"When you get knocked down . . . you need to be able to stand up and say, ‘OK, I’ll give it another go’ and not just quit.

"You take your knocks and you take your criticism. I’ve got some really good mates that come in and say ‘you’re not doing that right’. Sometimes they say it not in a nice way. That’s the way it is."

The best part of being involved in the shearing industry was the people — "workmates and being able to have laughs and not be PC" — and meeting a variety of people, that he otherwise would not necessarily have an opportunity to meet.

He cites the likes of the Hore family from Patearoa; former All Black Andrew Hore, now back farming in the Maniototo with his former motorcycle racing wife Frankie; Andrew’s former professional rugby playing brother Charlie, and his wife, former Silver Fern Belinda Colling.

"I’d never dream of meeting people like that," he says.

There was also an opportunity to travel "far and wide’’ and it has taken him to the likes of Australia, Wales, Scotland and Ireland. 

"If you can shear a sheep properly, you can go anywhere, end up anywhere."

There’s no doubt that shearing is a tough occupation and, for Stratford, it’s getting increasingly harder. Age was one factor and sheep were getting bigger.

"Come home from work after being beaten up for eight hours . . . it’s like being in a ring with Joseph Parker for 10 minutes," he quips.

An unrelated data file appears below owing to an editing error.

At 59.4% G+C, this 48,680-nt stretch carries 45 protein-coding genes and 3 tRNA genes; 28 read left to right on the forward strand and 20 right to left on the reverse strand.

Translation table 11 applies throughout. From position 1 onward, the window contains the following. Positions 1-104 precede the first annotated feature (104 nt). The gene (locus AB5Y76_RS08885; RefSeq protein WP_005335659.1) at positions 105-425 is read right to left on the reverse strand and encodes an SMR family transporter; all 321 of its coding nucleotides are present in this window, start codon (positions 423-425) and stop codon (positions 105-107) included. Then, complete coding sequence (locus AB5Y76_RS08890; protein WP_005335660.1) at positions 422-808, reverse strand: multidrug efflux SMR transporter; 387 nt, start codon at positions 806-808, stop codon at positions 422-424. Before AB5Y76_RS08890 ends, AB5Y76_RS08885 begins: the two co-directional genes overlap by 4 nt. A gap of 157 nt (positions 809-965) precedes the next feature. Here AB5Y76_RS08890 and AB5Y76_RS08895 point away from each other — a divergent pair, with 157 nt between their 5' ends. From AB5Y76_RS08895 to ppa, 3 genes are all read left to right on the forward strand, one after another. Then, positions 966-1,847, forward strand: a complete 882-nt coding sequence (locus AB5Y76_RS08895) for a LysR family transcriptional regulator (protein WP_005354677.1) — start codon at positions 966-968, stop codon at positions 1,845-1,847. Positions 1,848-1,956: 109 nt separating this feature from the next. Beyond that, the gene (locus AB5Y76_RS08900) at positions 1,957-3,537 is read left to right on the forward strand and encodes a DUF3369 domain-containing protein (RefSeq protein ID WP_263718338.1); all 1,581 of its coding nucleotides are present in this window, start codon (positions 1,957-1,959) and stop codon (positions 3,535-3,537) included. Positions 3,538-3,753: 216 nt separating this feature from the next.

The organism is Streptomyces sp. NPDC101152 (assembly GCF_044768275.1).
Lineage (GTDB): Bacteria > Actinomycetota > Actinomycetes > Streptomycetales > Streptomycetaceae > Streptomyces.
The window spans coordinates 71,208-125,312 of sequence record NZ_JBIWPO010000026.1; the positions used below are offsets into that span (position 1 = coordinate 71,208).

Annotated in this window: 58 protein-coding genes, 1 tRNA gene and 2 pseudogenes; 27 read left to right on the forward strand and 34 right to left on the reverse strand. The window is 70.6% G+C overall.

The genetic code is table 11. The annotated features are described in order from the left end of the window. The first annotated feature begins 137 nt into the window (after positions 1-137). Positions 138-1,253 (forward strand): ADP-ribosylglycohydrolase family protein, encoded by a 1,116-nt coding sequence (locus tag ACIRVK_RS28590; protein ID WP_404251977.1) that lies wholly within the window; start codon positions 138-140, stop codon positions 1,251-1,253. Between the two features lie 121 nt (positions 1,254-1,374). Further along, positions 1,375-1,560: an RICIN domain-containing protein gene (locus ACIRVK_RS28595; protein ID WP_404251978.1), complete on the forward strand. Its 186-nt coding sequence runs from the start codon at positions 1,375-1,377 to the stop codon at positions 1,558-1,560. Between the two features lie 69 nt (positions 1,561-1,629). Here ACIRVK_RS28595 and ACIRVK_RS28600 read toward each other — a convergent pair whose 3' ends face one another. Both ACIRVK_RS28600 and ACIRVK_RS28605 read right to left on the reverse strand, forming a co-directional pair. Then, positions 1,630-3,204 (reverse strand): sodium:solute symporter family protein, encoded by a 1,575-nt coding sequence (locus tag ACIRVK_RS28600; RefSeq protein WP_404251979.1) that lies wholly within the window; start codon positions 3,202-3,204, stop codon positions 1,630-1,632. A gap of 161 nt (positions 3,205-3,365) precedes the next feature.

Some days, he does question why he does it; particularly on those days when the alarm clock goes off at 4.45am.He expects his body will let him know when its time to give up — and then he’ll need to start looking at other avenues. In the meantime, he hasn’t done anything about that.

Stratford has a few mates in the industry that he counts as mentors, including his boss, Darin Forde, as well as  shearing legend Sir David Fagan. 

"He’s the Richie McCaw of shearing. In his era, he was unstoppable. He, to me, has put shearing on the map."

Stratford is joined in the New Zealand team by John Kirkpatrick, woolhandlers Joel Henare and Mary-Anne Baty, both from Gisborne, and blade shearers Tony Dobbs (Fairlie) and Phil Oldfield (Geraldine).

• The world shearing and woolhandling championships will be held at ILT Stadium Southland, Invercargill, from February 8-11. 

Add a Comment

 

Advertisement

postanote_header_620_x_80.png

postanote_620_x_25.jpg